There’s only one way from the bottom

by Michelle Lasley

Michelle Lasley is a mother, wife in Pacific Northwest learning to balance green dreams with budget realities.

April 27, 2010


Categories: The Balancing Act

A community of interest gathers at Stonehenge,...
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What does it mean to plan from the bottom up and why is it relevant? Some folks hear the term so often, they can only see its trite attempt at anything meaningful. But, what happens when it happens in a meaningful manner? What does it look like?

The type of planning people are most accustomed to, it seems, is this expert planning, or top down planning. Think about it. This is the way we are raised. Our parents are constantly, as parents we constantly, tell us or our kids what do do. We seek the advice of parental figures to help guide us in their infinite wisdom. What should we do to tackle this problem? How should we live?

As we grow older, we become the parents and increasingly, we have to become our own experts. I wonder if there is a disconnect between how we are raised and how we must act as adults that makes the acceptance of bottom up planning more difficult. It’s like there’s a continuous power struggle – we want to be the parents who always told us what to do. We are adults, so we can make up our own minds. We don’t need an expert telling us what to do because we are the experts who know what to do.

That’s why bottom up planning should be approached first in any civilized planning discussion – from how to form this small group to how to shape this city (state, country). The larger the group, the more isolated the individual becomes. And, in these instances, mixing bottom up and top down becomes relevant because it is imperative to have the big-picture talking to the smaller pictures to show how ideas must work together.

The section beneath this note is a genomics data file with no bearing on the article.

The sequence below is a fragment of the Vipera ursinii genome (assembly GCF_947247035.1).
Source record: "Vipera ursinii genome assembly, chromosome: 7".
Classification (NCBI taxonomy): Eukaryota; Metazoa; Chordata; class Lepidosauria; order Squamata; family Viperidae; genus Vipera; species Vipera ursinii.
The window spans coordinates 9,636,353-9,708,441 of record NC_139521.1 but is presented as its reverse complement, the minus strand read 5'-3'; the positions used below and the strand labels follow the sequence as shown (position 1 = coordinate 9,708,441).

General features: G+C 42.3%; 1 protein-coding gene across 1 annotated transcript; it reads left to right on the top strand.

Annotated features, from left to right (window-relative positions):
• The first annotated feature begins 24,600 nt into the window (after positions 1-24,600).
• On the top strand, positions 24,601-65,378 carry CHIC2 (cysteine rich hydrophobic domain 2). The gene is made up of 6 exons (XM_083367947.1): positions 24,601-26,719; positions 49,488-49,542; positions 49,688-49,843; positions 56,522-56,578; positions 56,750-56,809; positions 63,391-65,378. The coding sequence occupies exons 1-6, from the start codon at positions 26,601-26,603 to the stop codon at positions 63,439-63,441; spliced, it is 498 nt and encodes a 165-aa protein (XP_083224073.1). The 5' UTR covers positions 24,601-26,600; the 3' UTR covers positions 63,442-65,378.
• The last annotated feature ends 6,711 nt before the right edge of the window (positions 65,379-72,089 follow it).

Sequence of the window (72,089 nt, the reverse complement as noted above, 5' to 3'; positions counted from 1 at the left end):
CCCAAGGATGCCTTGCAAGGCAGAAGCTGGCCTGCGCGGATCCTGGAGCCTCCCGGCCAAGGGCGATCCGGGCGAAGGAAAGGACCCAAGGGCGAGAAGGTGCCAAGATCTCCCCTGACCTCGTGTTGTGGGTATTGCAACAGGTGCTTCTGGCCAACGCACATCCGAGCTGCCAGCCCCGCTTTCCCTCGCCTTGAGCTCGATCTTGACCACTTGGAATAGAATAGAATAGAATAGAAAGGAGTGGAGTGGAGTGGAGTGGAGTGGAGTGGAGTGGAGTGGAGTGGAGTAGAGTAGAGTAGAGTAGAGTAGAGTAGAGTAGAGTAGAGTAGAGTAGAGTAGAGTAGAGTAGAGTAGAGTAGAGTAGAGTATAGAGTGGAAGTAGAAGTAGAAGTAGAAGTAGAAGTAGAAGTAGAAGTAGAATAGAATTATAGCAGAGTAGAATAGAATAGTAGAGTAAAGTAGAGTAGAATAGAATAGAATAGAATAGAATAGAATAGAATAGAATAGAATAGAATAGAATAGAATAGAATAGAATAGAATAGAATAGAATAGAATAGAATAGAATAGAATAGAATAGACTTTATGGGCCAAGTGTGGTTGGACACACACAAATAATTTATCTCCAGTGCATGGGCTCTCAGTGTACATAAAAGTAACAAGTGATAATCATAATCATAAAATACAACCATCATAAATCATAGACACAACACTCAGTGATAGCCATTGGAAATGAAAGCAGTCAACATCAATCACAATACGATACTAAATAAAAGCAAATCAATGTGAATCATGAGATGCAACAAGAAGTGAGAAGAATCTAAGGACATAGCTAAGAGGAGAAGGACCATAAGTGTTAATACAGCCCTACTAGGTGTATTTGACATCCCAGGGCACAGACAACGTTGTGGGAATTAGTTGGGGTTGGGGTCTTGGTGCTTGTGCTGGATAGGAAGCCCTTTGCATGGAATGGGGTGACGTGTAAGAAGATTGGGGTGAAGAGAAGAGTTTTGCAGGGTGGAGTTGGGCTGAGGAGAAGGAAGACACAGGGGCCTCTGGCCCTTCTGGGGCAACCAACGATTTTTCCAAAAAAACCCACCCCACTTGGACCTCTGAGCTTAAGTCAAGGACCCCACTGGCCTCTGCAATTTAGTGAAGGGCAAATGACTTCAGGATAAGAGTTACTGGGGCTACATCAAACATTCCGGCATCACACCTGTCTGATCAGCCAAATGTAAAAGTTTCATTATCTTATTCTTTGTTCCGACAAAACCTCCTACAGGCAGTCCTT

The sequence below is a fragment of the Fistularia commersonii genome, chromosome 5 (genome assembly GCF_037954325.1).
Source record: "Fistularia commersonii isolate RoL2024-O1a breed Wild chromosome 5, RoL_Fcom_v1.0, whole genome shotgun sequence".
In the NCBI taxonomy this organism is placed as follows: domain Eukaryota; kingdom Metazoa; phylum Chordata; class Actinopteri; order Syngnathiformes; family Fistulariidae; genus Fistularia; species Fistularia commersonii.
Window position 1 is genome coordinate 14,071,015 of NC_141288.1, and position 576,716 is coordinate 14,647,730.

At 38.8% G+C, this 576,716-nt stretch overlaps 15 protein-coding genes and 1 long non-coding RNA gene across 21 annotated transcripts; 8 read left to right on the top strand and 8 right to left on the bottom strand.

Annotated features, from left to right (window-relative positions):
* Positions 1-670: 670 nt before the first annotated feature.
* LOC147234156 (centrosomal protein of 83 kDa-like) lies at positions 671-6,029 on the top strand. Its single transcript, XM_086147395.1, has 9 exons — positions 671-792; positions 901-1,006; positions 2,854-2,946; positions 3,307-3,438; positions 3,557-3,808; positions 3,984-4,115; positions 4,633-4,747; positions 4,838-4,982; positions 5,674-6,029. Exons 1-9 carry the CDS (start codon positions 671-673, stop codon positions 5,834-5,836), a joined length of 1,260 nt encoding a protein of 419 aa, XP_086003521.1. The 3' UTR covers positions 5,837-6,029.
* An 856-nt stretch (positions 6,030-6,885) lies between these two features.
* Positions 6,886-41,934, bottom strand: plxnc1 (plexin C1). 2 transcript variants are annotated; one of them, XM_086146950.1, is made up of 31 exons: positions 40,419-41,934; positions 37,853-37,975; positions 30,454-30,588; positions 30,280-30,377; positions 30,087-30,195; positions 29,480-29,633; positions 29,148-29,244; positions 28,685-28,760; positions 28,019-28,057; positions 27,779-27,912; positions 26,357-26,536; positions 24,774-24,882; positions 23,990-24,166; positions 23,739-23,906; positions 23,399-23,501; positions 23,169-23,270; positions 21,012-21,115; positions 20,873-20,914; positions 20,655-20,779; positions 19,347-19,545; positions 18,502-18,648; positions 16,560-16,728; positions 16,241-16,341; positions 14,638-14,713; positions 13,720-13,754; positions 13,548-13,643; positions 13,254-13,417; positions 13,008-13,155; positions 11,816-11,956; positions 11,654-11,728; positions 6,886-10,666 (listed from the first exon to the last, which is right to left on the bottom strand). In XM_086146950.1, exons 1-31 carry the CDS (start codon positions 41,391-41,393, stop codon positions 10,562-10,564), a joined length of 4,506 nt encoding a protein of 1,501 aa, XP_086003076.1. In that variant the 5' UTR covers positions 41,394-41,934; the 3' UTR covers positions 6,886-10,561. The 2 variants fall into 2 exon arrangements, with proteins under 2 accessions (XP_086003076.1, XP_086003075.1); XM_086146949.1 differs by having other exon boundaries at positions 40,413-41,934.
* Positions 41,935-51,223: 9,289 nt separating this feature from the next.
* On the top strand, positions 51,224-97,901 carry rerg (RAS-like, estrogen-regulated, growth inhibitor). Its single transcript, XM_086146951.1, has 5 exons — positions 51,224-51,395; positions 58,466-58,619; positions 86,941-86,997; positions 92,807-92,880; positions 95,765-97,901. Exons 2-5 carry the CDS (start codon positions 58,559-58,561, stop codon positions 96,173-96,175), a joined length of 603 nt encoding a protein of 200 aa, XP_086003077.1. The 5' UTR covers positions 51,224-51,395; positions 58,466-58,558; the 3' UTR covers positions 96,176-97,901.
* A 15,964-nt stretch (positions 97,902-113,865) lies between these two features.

Bottom up planning is strength. It is strength in numbers. It is strength in confidence of group deliberation. Bottom up planning, when done right, has ownership that empowers.

Bottom up planning is not one person stating this is what the group wants, however, without proper group deliberation. If an issue is contentious, it will take longer than a 2 hour planning session to mitigate the differences and achieve a solid group stance. Bottom up planing is not one person making the rules because s/he was elected and appointed the rest.

Bottom up planning is cohesive and deliberate, and that’s hard. It’s important when forming a group to not lose heart. It’s important to stick it through, with all the difficult personalities you never thought you would encounter. Sure, bottom up planning works with the right people, but if we don’t strictly define community, we must allow diversity. It’s the diversity that makes bottom up planning successful, no matter how hard it is to stomach the culture shock or personality shock.

The trickiest bit, something I have no idea how to broach, is getting bottom up planning ingrained in systems that are in place. How do you incorporate the strong outcome of bottom up planning in your hierarchical church, for example. How do you set up the steps for bottom up planning in the non-profit where you dedicate your time? How do you coach other burgeoning groups to step back and reevaluate their “bottom up” process when its not working? I believe these questions are important to answer because of the strength achieved through good bottom up planning. Imagine a world where we could deliberate and understand processes together? What would that look like? I imagine a lot greener and a lot more peaceful.

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